B. God’s people should be on guard against grumbling against God’s leaders.
Grumbling against the Lord often comes out as grumbling against spiritual leaders who are seeking to direct you to the place of God’s blessing. Even though Moses was one of the greatest leaders in history, the grumblers accused him of bringing them and their children into the wilderness to kill them (v. 3)! Actually, in obedience to the Lord he was trying to lead them to a land flowing with milk and honey.
Even the greatest Christian leaders do not share Moses’ intimacy with God or his leadership gifts. But even so, Hebrews 13:17 exhorts the church, “Obey your leaders and submit to them, for they keep watch over your souls as those who will give an account. Let them do this with joy and not with grief, for this would be unprofitable for you.” Paul commanded Titus (2:15), “These things speak and exhort and reprove with all authority. Let no one disregard you.” He instructed Timothy (1 Tim. 5:17), “The elders who rule well are to be considered worthy of double honor, especially those who work hard at preaching and teaching.” “Double honor” refers both to respect and financial support (see v. 18) for those who preach the Word. But you can’t be in submission to a leader or honor him while at the same time you’re grumbling about him to others. Often, if people don’t like God’s message, they express it by attacking His messenger.
This does not mean that you can’t voice concerns about a church leader or a church problem. Paul goes on to tell Timothy how to deal with a sinning elder (1 Tim. 5:19-20): “Do not receive an accusation against an elder except on the basis of two or three witnesses. Those who continue in sin, rebuke in the presence of all, so that the rest also will be fearful of sinning.”
If your complaint is something other than a sin issue, then after praying about it and checking your attitude, go directly to the leader and share your concerns. If he doesn’t listen and it’s an important enough matter, take two or three with you and try again. But don’t go in anger just to vent. Don’t question the leader’s motives, as Israel here accused Moses of trying to kill them (Exod. 17:3). Your aim should be to glorify God by helping the leader and the church. But be careful, because as Moses pointed out (v. 2), by quarreling with him, the Israelites were really testing the Lord.
C. God’s leaders should take every problem from within to the Lord and rely on His sufficiency to deal with it.
Moses instantly recognized his own inadequacy to provide water in the desert for two million people, so he cried out to the Lord (v. 4). Even if our problem is not that big, we should immediately recognize with Paul (2 Cor. 3:5), “Not that we are adequate in ourselves to consider anything as coming from ourselves, but our adequacy is from God.” As F. B. Meyer observed (Moses [Christian Literature Crusade], p. 103), “And when we have reached the end of self, we have got to the beginning of God.”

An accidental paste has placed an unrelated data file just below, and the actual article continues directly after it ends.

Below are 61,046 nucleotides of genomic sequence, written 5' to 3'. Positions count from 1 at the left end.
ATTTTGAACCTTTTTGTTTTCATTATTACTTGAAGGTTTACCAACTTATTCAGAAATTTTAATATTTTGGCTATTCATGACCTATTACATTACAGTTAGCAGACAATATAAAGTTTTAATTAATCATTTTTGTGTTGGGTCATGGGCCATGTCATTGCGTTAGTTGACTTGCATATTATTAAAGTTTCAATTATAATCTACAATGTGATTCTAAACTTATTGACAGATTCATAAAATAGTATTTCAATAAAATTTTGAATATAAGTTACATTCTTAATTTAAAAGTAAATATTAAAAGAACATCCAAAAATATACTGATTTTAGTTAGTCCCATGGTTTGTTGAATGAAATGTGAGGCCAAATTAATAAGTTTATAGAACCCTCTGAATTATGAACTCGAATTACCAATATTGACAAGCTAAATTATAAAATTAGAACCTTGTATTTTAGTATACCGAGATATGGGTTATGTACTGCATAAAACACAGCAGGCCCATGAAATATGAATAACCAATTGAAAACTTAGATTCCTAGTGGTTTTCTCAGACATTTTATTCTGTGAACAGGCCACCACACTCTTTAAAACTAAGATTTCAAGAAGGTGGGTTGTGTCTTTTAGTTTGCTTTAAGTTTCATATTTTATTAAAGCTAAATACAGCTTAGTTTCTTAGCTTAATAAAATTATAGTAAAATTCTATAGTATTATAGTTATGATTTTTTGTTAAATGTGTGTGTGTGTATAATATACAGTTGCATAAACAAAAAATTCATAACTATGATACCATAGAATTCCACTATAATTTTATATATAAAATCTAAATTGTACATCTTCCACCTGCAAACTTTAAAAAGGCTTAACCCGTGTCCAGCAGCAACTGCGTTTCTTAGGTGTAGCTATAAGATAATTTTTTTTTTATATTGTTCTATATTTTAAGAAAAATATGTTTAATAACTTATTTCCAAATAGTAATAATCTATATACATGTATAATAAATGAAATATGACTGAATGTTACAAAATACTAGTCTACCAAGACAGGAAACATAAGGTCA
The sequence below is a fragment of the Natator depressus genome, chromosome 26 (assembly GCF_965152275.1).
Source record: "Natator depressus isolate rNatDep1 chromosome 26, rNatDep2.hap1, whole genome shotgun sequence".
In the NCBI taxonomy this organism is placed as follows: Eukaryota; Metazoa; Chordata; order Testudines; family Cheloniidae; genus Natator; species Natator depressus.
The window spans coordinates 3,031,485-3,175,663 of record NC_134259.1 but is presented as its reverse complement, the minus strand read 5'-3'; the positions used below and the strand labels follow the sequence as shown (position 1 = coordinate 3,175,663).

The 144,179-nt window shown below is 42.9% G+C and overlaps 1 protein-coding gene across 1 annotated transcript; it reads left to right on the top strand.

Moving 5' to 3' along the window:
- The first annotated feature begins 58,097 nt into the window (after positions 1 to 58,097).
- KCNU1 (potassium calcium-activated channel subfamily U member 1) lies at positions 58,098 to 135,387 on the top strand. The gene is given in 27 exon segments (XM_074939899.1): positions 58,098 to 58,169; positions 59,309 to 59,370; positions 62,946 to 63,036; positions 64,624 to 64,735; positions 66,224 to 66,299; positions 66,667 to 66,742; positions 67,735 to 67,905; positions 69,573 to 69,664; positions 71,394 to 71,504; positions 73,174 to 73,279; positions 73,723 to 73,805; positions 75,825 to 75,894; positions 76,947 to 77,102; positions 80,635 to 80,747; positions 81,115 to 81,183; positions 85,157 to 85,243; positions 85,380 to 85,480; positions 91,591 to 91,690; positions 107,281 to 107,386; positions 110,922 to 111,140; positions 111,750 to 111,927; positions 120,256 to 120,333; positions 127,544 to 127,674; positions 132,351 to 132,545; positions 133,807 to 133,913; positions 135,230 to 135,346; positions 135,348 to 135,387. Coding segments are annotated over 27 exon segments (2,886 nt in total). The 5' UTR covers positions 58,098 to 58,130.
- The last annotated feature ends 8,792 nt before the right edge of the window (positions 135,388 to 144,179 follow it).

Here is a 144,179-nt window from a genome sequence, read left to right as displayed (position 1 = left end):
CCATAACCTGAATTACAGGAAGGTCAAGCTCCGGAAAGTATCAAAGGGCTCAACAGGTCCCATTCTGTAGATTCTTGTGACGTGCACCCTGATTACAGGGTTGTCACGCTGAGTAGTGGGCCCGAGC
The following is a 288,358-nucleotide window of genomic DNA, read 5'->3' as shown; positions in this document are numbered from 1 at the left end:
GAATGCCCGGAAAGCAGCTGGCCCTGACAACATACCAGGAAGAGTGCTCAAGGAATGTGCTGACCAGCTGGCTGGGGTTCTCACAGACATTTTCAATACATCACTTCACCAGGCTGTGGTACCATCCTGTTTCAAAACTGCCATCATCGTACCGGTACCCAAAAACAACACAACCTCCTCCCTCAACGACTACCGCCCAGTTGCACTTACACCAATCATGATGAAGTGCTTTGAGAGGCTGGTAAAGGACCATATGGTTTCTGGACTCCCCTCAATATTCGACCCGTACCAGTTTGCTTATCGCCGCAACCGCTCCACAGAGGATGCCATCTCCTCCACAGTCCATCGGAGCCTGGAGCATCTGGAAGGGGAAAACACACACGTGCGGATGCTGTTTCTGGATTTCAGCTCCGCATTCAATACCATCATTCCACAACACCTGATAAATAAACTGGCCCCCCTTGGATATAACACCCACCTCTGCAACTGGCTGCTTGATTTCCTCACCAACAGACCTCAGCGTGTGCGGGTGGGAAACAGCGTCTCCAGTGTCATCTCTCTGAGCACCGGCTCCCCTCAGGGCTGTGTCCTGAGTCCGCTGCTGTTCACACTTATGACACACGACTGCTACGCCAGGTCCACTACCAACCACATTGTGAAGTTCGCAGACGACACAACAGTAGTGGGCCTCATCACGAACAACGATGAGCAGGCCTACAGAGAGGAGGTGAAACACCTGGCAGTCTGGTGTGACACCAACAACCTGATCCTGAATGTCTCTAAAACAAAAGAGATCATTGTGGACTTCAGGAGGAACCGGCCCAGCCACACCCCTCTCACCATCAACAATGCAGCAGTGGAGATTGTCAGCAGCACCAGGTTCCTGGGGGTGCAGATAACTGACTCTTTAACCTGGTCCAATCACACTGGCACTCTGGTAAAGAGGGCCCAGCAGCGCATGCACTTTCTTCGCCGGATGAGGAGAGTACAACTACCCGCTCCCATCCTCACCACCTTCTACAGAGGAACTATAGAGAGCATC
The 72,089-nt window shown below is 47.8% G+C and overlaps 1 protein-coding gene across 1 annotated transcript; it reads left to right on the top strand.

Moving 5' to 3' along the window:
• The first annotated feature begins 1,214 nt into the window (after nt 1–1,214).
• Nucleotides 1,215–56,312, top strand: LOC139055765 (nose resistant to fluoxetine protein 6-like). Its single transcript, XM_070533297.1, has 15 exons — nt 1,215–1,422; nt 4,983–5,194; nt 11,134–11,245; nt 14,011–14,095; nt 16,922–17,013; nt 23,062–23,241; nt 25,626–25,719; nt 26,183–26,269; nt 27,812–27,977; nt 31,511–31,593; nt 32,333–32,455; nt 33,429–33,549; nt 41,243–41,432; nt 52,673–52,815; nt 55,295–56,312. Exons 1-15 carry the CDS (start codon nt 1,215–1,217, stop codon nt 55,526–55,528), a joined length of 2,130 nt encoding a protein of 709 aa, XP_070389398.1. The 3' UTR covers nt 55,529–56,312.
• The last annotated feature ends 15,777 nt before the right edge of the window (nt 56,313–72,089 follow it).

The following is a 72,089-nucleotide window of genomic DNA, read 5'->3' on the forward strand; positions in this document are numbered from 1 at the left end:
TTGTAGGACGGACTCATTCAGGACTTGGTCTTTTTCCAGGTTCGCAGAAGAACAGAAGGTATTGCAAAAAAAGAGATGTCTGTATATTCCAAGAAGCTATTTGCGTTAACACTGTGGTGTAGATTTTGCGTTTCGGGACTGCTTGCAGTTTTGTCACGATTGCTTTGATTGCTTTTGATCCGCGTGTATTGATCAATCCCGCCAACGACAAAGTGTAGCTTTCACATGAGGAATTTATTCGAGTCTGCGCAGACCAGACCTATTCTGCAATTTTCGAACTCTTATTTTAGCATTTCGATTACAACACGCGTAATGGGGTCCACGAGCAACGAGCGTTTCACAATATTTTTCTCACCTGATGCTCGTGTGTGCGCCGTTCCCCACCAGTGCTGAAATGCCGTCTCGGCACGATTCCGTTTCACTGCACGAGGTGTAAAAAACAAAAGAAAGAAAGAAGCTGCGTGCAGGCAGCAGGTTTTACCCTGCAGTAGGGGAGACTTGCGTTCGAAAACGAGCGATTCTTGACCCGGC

Moses’ staff (v. 5) was the symbol of God’s power. It was the same staff with which he had struck the Nile and divided the Red Sea. He will use it again to help the Israelite army prevail against Amalek (v. 9). It showed both the elders and the people that the power was not in Moses, but came from the Lord. Moses was just the man whom God used.
God instructed Moses not to go it alone, but to take with him some of the elders of Israel (v. 5). We’re not told whether the elders were trusting God along with Moses or griping along with the people, but the text emphasizes twice that Moses did this miracle with the elders (vv. 5, 6). God’s purpose may have been to teach the elders to trust in His sufficiency, to teach the people that Moses was not acting by himself, and to protect Moses from being killed.
The New Testament teaches that the local church is to be governed by a plurality of elders, also called pastors or overseers (Acts 14:23; 15:2; 20:17, 28; Eph. 4:11; Phil. 1:1; Titus 1:5, 7; 1 Pet. 5:1-4). It should never be a one-man show. When there is a problem, the elders should come together in prayer, seeking God’s wisdom through His Word, and then act together for the good of the church. It should be evident that they are relying on the Lord’s sufficiency, not on human methods or schemes.
D. God’s gracious provision to deal with His people’s problems is to give them Christ, who is water from the rock.
God’s provision of water from the rock demonstrates His grace toward His grumbling people. In Exodus 16:3-4, when the people complained about no food in the wilderness, without rebuke God graciously promised to rain bread from heaven on them. Here, again without rebuke, He instructs Moses to strike the rock so that water would come out to satisfy the people’s thirst. His grace was rebuke enough for their grumbling. When the Lord told Moses (v. 6) that He would stand before him on the rock, we don’t know whether the entire congregation saw a visible manifestation of the Lord or not, but if they did, it was a further rebuke of their challenge (v. 7), “Is the Lord among us, or not?” But either way, the water suddenly gushing from a rock in that barren desert was gracious proof that the Lord was in fact among them.
In 1 Corinthians 10:4, Paul makes a surprising comment on this incident: “and all drank the same spiritual drink, for they were drinking from a spiritual rock which followed them; and the rock was Christ.” He means that the rock that supplied the living water for Israel was a type of Christ, who provides living water for all who thirst and ask Him for it (John 4:10-14). When he says that the rock followed them, I think Paul was using a manner of speaking to say that Christ went with Israel through the desert and that at His word, any rock became a fountain of water to satisfy their thirst. Just as the manna was spiritual in that it came from God and taught a spiritual lesson, so the rock was spiritual in that at God’s word, it brought forth abundant water and also showed the sustenance and refreshment that we find in the Lord Jesus Christ.